Since I landed in the Hyderabad airport on May 22 I get asked the same question a lot. How is India? I usually brush it off with a generic answer but 5 weeks in here is my honest answer to that question.
India is loud. The whole city of Hyderabad is always pulsing. There is a constant off-tune symphony of horns, people, and animals all at once. My favorite time to see Hyderabad is at night. Usually I will walk with a group over to one of the nearby streets. The city comes alive at night and there are people everywhere. I love eating the street food and watching people as they go about their lives. India is always in your face, I can never forget where I am. Even just a walk outside can sometimes be a sensory overload- there are so many different smells, sights, and sounds. Sometimes I love the overwhelming nature of India and some days I just want to hide from it all.
India is beautiful. There are so many colors everywhere. Sometimes I love to watch the colors flash by from by auto or marvel at the beauty of the saris drying on the balconies. Other times the colors hurt my eyes and I can barely take in everything I am seeing. On Sunday I went Golconda Fort. The trip advisor reports made it sound run down so we were pleasantly surprised when we saw the majestic ruins. As we climbed up higher and higher I was struck by how beautiful the city was. Close-up there is grim and dirt but from up above the whole city gleamed white. This is what I feel like God is trying to teach me right now. Yes there is pain and suffering but he made the world beautiful and he made beautiful people to populate the world. And sometimes I get caught up in the details of life and cannot see the whole beautiful picture that God is making in my life. Sometimes I need to climb to the top and see the whole picture for the details to make sense. There is beauty in the path to the top.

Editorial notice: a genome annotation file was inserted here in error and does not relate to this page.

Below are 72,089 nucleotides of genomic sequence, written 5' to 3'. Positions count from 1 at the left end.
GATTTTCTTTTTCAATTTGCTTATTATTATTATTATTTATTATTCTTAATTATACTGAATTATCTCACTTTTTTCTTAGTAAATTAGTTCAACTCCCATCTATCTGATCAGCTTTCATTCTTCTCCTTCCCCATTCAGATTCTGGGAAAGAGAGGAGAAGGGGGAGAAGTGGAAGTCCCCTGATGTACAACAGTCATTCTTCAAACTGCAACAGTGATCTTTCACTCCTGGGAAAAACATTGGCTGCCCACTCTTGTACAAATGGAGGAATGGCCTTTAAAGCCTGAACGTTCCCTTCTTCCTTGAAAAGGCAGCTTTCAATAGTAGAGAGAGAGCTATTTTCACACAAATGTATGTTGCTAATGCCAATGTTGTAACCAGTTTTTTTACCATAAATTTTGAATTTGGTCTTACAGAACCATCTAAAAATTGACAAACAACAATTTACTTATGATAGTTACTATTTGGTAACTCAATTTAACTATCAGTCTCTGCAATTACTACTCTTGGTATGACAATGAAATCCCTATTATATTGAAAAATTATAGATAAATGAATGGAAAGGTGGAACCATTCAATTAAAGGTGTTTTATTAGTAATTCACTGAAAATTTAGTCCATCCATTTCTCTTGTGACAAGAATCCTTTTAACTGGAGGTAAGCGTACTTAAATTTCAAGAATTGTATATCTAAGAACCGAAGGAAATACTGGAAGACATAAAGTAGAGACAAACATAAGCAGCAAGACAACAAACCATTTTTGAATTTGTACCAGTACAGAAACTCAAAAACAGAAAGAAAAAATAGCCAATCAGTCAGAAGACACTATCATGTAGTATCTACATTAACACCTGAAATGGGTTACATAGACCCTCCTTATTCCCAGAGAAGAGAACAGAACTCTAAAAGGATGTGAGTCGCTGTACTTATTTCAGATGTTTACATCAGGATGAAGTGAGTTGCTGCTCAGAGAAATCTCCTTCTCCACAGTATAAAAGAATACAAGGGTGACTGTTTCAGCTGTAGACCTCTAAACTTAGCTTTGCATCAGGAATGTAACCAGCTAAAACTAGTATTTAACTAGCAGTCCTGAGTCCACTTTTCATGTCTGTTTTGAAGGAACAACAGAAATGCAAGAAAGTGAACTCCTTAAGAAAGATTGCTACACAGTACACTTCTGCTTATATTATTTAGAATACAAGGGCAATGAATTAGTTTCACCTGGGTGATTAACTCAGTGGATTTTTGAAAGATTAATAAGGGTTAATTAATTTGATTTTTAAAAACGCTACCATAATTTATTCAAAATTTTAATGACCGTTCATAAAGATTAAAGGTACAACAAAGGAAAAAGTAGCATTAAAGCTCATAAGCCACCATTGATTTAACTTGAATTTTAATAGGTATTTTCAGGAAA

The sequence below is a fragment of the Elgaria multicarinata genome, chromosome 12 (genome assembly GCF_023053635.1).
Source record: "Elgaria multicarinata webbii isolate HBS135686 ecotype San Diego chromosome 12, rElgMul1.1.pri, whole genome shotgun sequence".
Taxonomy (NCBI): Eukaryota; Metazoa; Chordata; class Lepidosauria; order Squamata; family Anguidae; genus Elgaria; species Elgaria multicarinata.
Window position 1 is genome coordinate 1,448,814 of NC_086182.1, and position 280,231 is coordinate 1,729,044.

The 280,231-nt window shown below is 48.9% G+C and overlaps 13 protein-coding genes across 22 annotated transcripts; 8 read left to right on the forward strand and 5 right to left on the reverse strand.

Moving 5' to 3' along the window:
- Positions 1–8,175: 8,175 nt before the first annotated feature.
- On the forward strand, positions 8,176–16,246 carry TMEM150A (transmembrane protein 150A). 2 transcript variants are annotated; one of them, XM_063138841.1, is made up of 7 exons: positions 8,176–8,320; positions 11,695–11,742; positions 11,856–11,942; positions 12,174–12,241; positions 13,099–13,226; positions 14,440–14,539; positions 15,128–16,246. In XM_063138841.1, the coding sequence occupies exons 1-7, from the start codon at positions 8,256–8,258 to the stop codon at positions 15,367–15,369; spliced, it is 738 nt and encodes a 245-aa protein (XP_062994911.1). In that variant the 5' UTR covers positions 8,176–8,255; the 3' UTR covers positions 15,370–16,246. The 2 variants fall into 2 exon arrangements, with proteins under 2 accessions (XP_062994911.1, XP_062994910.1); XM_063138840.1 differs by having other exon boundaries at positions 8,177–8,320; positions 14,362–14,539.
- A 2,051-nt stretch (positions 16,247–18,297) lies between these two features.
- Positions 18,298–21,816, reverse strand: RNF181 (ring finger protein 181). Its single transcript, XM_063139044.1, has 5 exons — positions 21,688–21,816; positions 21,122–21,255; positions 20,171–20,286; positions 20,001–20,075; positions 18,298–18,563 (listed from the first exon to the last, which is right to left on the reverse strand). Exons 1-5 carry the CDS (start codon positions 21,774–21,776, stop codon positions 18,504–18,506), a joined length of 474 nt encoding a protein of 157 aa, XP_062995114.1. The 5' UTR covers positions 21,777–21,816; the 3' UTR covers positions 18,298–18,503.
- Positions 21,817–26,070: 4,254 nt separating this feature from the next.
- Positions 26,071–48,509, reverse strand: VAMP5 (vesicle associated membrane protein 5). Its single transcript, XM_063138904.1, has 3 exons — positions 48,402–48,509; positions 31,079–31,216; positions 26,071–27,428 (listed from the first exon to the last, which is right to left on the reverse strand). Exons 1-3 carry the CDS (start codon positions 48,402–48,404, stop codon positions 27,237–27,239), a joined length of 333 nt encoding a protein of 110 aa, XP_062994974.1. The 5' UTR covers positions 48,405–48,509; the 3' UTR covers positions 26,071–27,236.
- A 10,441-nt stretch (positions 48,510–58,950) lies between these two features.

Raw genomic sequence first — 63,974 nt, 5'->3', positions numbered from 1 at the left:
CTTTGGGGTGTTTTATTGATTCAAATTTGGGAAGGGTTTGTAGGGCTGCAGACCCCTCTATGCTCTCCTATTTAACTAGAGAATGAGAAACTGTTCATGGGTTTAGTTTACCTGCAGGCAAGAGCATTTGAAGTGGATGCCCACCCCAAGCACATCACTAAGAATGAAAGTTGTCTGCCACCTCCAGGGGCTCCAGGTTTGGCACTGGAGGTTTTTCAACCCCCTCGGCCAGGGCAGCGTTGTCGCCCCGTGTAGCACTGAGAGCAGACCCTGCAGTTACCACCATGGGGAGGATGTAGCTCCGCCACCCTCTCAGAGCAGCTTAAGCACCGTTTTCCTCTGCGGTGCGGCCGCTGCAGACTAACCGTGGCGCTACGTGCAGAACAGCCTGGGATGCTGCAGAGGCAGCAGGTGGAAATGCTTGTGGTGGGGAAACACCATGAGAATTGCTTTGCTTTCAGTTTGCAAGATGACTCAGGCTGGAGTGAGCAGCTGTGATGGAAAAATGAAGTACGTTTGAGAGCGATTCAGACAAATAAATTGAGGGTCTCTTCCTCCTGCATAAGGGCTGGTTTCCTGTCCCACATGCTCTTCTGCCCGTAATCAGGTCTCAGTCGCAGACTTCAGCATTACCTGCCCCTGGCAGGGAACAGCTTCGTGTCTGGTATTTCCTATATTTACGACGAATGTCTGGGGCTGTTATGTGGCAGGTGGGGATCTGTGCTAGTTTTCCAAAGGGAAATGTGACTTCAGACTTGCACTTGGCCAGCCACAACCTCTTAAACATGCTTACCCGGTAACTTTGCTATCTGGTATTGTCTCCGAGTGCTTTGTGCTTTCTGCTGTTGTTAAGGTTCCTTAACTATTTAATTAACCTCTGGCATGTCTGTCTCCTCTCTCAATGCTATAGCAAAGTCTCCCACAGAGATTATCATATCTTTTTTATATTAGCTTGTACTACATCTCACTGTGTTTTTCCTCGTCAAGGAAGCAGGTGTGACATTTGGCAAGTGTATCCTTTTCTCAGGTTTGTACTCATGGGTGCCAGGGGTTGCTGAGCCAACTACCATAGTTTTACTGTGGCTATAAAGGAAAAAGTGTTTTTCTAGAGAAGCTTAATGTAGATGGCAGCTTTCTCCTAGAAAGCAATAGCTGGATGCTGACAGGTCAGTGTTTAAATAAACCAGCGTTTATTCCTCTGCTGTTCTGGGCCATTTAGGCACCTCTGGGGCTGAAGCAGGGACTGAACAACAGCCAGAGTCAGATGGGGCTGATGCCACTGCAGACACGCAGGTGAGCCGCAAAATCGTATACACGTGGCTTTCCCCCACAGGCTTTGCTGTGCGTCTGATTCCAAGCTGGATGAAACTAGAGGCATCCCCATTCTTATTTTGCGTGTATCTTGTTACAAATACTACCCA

India is hard. Communicating with people across language and cultural barriers is always hard and being in India is no exception. It’s hard to draw the line between respecting the culture and trying to get done what needs to be done. It’s hard seeing children and young adults with special needs and knowing how much better their lives could be if they got adopted. SCH is doing a wonderful job of caring for all their needs but at the end of the day they all need families. It’s hard to know that the more severe children- the ones who have a special place in my heart- have an even slimmer chance of being chosen for adoption despite the fact that they need specialized intervention that we can never provide. It’s hard to see social issues up close and personal. It’s hard to be surrounded by a religious culture that isn’t my own. It’s hard to be a minority and get constantly stared at and asked to pose for pictures. Some days being in India is hard.
India is joyful. Every day I find joy in the work I’m doing. I find joy when Katherine finally reacts to her visual schedule after weeks of repetition- even if it’s to cry when I give her the ball the signifies the start of her PT time. I find joy when I get chai shoved into my hands and am forced to sit and drink it. I find joy in the sunset, in the flowers that get put into my hair, in the sky that is just a slight different shade of blue than at home, and in the smiles that greet me every day when I walk into Courage Home. And even on hard days I still find joy all around me if I look hard enough.
So here is the truthful answer to the question. India is loud but beautiful, hard but joyful.
Katherine. This cutie has captured my heart!